Between 1883 and 1904, Yanagiya at Nipponbashi produced shredded tobacco and since 1894, cigarettes.[11] In 1894, the Iwaya Shokai was given permission to produce the Onshino Tabako which were given out to soldiers participating in the Sino-Japanese War.[12] In 1904, its production went to the Tobacco Monopoly Agency. The production line of Iwaya Shokai went to the Tokyo First Tobacco Production Place, and in the same year, Imperial tobacco began to be produced not only exclusively for noblemen, such as Emperor Taisho and his relatives, but also for its original purposes. Imperial tobacco was made from special leaves of tobacco, while the Special tobacco for noblemen and gifts was made from the finest Fuji leaf or 不二; these were also produced with the utmost care manually. Emperor Taisho was a smoker and smoked his exclusively produced cigarettes, while Hirohito did not; the production of Imperial tobacco, however, continued. The production of special tobacco for the relatives of the Emperor Hirohito was discontinued by the order of the General Headquarters of Japan of the allied forces in 1945. However, Onshino Tobako as gifts continued to be produced.[13]

Factories and production[edit]

All Onshino Tabako were produced in several factories in the Tokyo Prefecture. Before 1945, no other persons were permitted to enter the production room, while workers were fastidiously checked for health. In 1973, six or seven veteran workers produced it, making all the tobacco and packaging it by hand.[14]

During the Pacific War, the yearly production amounted to 1 to 2 million cigarettes, and between 1945 and 1965, less than 100,000 cigarettes. Since 1968, cigarettes with filter tips began to be produced, about 300,000 cigarettes yearly.[10]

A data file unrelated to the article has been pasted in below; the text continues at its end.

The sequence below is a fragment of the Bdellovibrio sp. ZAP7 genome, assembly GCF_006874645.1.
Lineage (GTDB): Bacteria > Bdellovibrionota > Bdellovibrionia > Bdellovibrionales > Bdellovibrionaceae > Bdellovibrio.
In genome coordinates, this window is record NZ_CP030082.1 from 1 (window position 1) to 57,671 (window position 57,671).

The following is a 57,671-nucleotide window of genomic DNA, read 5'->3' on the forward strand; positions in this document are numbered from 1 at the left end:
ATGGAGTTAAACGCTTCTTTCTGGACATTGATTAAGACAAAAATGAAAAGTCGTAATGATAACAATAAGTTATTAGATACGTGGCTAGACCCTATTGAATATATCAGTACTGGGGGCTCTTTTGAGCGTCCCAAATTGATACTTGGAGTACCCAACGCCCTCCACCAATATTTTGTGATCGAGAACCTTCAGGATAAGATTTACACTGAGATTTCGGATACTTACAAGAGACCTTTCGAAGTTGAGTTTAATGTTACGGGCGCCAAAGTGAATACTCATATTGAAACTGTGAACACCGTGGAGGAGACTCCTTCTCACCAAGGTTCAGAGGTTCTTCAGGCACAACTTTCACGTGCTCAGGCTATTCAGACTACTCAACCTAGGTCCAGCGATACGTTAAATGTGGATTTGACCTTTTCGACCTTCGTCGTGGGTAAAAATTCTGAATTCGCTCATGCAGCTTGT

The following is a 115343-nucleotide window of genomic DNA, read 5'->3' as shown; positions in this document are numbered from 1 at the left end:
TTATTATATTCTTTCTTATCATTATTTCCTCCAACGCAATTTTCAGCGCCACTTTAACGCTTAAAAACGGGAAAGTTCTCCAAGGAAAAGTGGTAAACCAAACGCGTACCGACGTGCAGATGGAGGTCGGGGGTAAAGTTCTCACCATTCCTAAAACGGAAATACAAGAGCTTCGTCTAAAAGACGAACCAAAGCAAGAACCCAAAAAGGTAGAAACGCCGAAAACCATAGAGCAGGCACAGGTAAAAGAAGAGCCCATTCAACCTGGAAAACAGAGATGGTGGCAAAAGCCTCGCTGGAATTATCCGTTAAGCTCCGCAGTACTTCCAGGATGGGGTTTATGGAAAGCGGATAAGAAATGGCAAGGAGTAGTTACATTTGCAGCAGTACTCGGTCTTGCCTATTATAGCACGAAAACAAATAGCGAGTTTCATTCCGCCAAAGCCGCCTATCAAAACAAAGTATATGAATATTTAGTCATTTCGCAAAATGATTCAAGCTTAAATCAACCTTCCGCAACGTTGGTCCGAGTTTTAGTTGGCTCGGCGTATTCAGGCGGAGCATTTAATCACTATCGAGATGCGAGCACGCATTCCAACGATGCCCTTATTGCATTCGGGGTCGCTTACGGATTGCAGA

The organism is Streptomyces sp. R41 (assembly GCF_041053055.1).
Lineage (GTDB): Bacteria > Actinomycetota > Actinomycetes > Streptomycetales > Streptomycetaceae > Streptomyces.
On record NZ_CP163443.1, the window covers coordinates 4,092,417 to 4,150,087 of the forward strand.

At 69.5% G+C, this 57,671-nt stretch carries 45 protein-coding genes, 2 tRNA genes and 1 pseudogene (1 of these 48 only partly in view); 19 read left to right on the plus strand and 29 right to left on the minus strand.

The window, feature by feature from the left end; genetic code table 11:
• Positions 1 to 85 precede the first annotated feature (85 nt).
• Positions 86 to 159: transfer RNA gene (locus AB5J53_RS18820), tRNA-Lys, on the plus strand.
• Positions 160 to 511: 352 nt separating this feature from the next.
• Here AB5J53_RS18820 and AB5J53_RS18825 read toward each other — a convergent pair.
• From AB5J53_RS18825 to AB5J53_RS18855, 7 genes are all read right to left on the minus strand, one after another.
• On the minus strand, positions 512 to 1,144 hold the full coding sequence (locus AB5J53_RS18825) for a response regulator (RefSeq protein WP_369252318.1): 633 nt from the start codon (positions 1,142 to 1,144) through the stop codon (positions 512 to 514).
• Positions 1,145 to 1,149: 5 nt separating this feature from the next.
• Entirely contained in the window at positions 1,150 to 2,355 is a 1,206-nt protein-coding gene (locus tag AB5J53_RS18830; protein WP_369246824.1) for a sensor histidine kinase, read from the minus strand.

Onshino Cigars[edit]

Not only cigarettes, but also cigars were produced which had a decorated ring chrysanthemum crest, with 25 to each small wooden box.[15] The leaves were produced in Sumatra and Havana. The production of cigars started in 1939, while the exclusive cigars for Emperor Taisho started earlier in 1917. In 1945, 4,000 cigars were produced. This was peak production. Between 1945 and 1982, an average of 2,500 cigars were produced.[16]

In culture[edit]

  • It is said that the novelist Yukio Mishima smoked Onshino Tabako before committing harakiri in 1970.
  • Yoshio Yoshida, a Hanshin Tigers baseball player treasured his Onshino Tabako for more than 50 years.


  • Toshiya Matsuzaki, The Fundamental Knowledge of Tenno, Rekishijin, No. 3. KK Best Sellers, December 2010
  • Nariko Matsumoto, I Need No Onshin Tabako, Fujin Shimpo, 1993-4, p. 22
  • Tobacco Study Center, The encyclopedia of Tobacco San-ai Shoin, 2009, 724-725
  • Japan Tobacco Tokyo Factory History editing committee, 70 more years with tobacco Japan Tobacco Tokyo Factory, 1982
  • Japan Monopoly Corporation, The History of the Tobacco Monopoly Vol. 1, 1964


  1. ^ JACAR Ref. C060833600, Ministry of Self Defense, Institute of Defense
  2. ^ JACAR Ref. 06060996200, Ministry of Self Defense, Institute of Defense
  3. ^ JT Tokyo Factory History editing committee 1982, p. 181, 184.
  4. ^ Matsuzaki 2010.
  5. ^ Tobacco Research Center 2009, p. 724-25.
  6. ^ JT Tokyo Factory History editing committee, p. 174, 186-189.
  7. ^ Japan Monopoly Corporation 1964, p. 622-25.
  8. ^ Japan Monopoly Corporation, p. 622-25.
  9. ^ JT Tokyo Factory History editing committee, p. 181-89.
  10. ^ a b JT Tokyo Factory History editing committee.
  11. ^ JT Tokyo Factory History editing committee 1982, p. 178-189.
  12. ^ Eiji Oshita Eruneosu Eruneosu Shuppansha, 2001, p. 6, 62-6
  13. ^ JT Tokyo Factory History.
  14. ^ JT Research Center 2009, p. 724-725.
  15. ^ Tobacco Research Center 2009, p. 724-725.
  16. ^ JT Tokyo Factory History editing committee, p. 178, 181, 184-85, 187-89.